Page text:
David Brasher
Dec 13, 2012 rated it did not like it  ·  review of another edition
Dreadful books. Don't read them.

The books are very hard to understand or enjoy. The stories are difficult to follow because the vampire lore is so twisted and non-standard, the characters' motivations are hard to understand, because they are not very nice or normal people, and some of the characters change gender, age, and life state. This makes it hard to track them. (And with these changes, I am not talking about flashbacks. I believe that time is proceeding forward in a linear fashion as one
The atmosphere is amazing without being distracting. The philosophical underpinnings are disjointed—that is, there is a revelry in Sin, as it were, but no real redemption, leaving the book feel half-finished. Look at the title, I suppose...

But Lee's work is some of the best sexual writing—or should I say psychosexual? Sex is integral to the work in a way that highlights just how extraneous it is to other books. It's in the psychology of the characters as more than lust but as identity, good or i
Excellent style matched to stories of varying strength. The first is richly Gothic and evocative but at the cost of clarity--it's very difficult to make much sense of the last third of the story. The second adopts a more straight-forward approach, and the grim tale it tells is stronger as a result. The last is a weaker by comparison in both respects.

In the end, though, the book is greater than the sum of its parts.
Jamie Grefe
Jan 03, 2012 rated it really liked it  ·  review of another edition
Shelves: literary-fiction
Three novellas (or long, long short stories) that focus on people who end up damned. Sounds boring, right? Well, it's not. Well, it can be when Lee stretches a story on and on, perhaps past that point where you suppose it should end, but she makes up for it, at least to me, with her masterful command of English and the strength of her PROSE. What I mean is that sometimes her sentences and images flow like the River Styx, smooth as a demon's behind. Really gorgeous stuff.
Jul 20, 2010 rated it really liked it  ·  review of another edition
Shelves: fantasy, horror
It did take me quite a lot of time to read this book. It's really well written, with wonderful phrases and reflections, and good choice of words and difficult words.
Sometimes I didn't feel the need to read more than a couple of phrases before leaving it again. It was difficult to really enter the story, because the author pay so much attention in words and phrases that you couldn't go into the story.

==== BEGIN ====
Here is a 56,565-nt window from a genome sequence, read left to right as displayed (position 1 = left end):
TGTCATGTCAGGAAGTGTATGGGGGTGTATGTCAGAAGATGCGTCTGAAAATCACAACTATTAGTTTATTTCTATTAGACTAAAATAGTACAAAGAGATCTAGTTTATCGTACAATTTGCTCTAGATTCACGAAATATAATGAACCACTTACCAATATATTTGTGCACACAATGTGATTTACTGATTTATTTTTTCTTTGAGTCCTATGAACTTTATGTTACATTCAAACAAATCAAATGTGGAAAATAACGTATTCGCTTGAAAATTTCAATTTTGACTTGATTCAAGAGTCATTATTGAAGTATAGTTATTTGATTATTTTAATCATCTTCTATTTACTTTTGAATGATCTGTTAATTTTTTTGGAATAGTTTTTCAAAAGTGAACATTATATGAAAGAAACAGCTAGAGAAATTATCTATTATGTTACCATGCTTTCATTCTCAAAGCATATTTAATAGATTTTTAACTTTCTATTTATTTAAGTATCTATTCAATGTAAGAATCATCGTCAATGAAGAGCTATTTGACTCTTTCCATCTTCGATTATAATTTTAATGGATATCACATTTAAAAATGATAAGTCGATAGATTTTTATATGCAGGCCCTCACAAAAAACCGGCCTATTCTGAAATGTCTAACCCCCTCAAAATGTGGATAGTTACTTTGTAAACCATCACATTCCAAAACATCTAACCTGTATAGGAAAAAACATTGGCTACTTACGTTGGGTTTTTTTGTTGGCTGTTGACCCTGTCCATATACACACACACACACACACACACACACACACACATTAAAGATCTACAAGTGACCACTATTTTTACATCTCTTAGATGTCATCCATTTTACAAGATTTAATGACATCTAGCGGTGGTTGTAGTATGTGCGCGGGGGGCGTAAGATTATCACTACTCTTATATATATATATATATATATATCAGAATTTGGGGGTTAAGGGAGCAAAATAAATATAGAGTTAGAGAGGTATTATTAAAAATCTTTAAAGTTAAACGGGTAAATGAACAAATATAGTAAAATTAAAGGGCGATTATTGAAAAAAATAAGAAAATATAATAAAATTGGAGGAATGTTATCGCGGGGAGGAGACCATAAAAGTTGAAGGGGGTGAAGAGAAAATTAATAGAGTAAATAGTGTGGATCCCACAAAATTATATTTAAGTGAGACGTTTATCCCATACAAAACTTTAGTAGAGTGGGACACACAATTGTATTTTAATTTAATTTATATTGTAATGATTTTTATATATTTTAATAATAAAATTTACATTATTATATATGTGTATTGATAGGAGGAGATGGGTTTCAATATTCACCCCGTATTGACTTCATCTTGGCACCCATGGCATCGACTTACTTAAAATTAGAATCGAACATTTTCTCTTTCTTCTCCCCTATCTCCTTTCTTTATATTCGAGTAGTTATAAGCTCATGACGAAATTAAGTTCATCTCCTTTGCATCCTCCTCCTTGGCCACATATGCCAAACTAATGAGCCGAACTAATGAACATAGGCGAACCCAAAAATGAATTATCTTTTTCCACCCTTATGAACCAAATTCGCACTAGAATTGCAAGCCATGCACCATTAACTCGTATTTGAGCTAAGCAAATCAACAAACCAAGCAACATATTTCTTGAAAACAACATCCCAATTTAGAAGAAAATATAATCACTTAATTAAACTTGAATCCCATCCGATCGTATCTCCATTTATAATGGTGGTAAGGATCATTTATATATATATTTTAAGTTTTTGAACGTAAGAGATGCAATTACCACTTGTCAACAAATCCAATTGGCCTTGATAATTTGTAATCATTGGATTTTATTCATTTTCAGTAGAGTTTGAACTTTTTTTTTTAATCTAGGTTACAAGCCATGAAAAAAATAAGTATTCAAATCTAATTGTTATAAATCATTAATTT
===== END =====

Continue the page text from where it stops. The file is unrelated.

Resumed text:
Mar 22, 2013 rated it liked it  ·  review of another edition
Shelves: novellas, monsters
Very strange stories. Definitely not the first Tanith Lee you should read. It's her style, of course, but personified and boiled down to make beautiful words but sometimes completely incomprehensible visions. I think I will take a break before beginning the next book.

The middle story, Malice in Saffron, was pretty horrifying.
Jan 01, 2016 rated it it was ok  ·  review of another edition
I wanted to enjoy this however did not find it chilling nor compelling - I finished this book out of a sense that I should at least see it through. I would recommend that anyone with PTSD or with sensitivities to certain topics carefully check the contents of each tale. These tales are bleak and written beautifully, however not as memorable as other works by Tanith Lee, in my opinion.
Jun 19, 2015 rated it really liked it  ·  review of another edition
In the tradition of the Decadent writers, dense and packed with rich descriptive phrases, gender morphing, vivid and lurid descriptions of colors, gems, natural details and ornamentation. The first story was the strongest; the second was fairly compelling, but the third I had trouble focusing on and took forever to finish. Sometimes dense, decadent prose can be hard to digest.
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Tanith Lee was a British writer of science fiction, horror, and fantasy. She was the author of 77 novels, 14 collections, and almost 300 short stories. She also wrote four radio plays broadcast by the BBC and two scripts for the UK, science fiction, cult television series "Blake's 7."
Before becoming a full time writer, Lee worked as a file clerk, an assistant librarian, a shop assistant, and a wai
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Other Books in the Series

Secret Books of Paradys (4 books)
  • The Book of the Beast (Secret Books of Paradys, #2)
  • The Book of the Dead (Secret Books of Paradys, #3)
  • The Book of the Mad (Secret Books of Paradys, #4)

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“I held out my book. It was precious to me, as were all the things I'd written; even where I despised their inadequacy there was not one I would disown. Each tore its way from my entrails. Each had shortened my life, killed me with its own special little death.” 16 likes